A lot of people assume that because Powell is a DP and Patrick is a writer, that Powell handles the camera work and Patrick handles the characters, but they say that when they’re on set, they’re equally invested in both aspects of filmmaking.
“We knew that two voices would confuse the actors in terms of direction and two voices to every department head would confuse them, in terms of notes, as well. And so we always divvy up who’s going to talk to who, on a need-to-do basis,” says Powell.
Patrick and Powell would each be responsible for one of the actors, in order to give them clear direction at all times. Patrick reiterated that “it wasn’t about us worrying that we’d be giving them different notes. It’s just we didn’t want to confuse them with styles.”
It also meant that they could split up the scenes, without needing extra crew or units.
“Sometimes we were doing a driving scene, but one of us needed to be building with the PD team at the next spot. We just trust each other enough that if we had to split up the scene would come out the same way as if only one of us was there.”
They said that co-directing works for them because they’re “still in the phase where we understand that we can make better movies together than we would alone. It also means that if one of us got tired (they had some very long shoot days) or needed to just step away for 15 minutes, the set wasn’t rudderless.”
While working on their other projects, they had always toyed with the idea of making “something cheap that could push ourselves, but it never came to fruition.”
Patrick had been paid to write a couple of Lifetime movies and asked Powell whether he was interested in making a movie. They both knew that they wanted to make something on the road, with friends. “And so I had a short story idea that I had in high school for this drug called physical marriage that was a black market drug that people used.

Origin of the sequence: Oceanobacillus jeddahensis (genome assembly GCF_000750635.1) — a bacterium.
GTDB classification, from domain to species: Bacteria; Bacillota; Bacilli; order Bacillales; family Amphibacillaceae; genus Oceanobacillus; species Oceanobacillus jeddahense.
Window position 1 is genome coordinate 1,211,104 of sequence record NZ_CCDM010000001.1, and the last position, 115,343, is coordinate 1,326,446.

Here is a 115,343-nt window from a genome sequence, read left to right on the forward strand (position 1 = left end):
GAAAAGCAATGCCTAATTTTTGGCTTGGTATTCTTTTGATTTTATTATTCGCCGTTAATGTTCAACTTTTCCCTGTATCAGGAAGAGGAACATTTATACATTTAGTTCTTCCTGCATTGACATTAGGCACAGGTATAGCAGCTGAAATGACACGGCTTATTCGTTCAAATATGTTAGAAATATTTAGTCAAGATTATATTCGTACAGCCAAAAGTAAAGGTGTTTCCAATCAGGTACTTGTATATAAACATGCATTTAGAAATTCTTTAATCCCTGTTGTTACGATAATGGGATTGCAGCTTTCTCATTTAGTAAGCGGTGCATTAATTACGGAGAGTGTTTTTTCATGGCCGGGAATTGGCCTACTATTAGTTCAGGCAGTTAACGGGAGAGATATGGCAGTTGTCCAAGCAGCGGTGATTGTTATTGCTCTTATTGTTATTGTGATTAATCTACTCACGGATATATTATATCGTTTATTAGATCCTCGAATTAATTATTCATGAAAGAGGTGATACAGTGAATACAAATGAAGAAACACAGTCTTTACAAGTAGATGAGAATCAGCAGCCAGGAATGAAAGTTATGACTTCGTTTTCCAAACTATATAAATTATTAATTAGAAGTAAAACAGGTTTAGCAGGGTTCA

And this couple, one of them accidentally used it with somebody else and it was a bad dose and she got connected to this person and they had to go find him. I never ended up writing it, but I always had it as a logline, in my pocket of ideas.”
It was a 20-page outline with no dialogue, and they decided to shoot it raw, and in an improvised style. They decided that they needed two cameras, which meant (with their crew of 3) that Patrick would need to operate one of the cameras.
Powell says “Patrick has many strengths. Patrick does not work as a DP. And so framing and composition are all really good. It’s just the technical like he hasn’t pulled focus.”
Because of that, and after watching Unsane by Steven Soderbergh, Powell suggested shooting on iPhone, using apps to grade the footage, DGI, and some lenses. They also used a zoom recorder with only two channels and a boom mic.
Their Words of Advice for any Aspiring Indie Filmmakers?
“We loaded a lot against ourselves. A lot of travel, no money, no space, no script, no crew, two iPhones. And we barely pulled it off. And that’s after all five of us worked constantly and professionally on movies (bigger or smaller) over the past five years. So, if you’re starting off and trying to do something like this, do it, but know what you can do and how you can do it.
Make sure that you’ve got a really great story that you can fall back on and load up your talented friends. Don’t push yourself too far but just far enough. Know your limits so you can just exceed the threshold if you will.”
You can find the podcast with Powell and Patrick, here.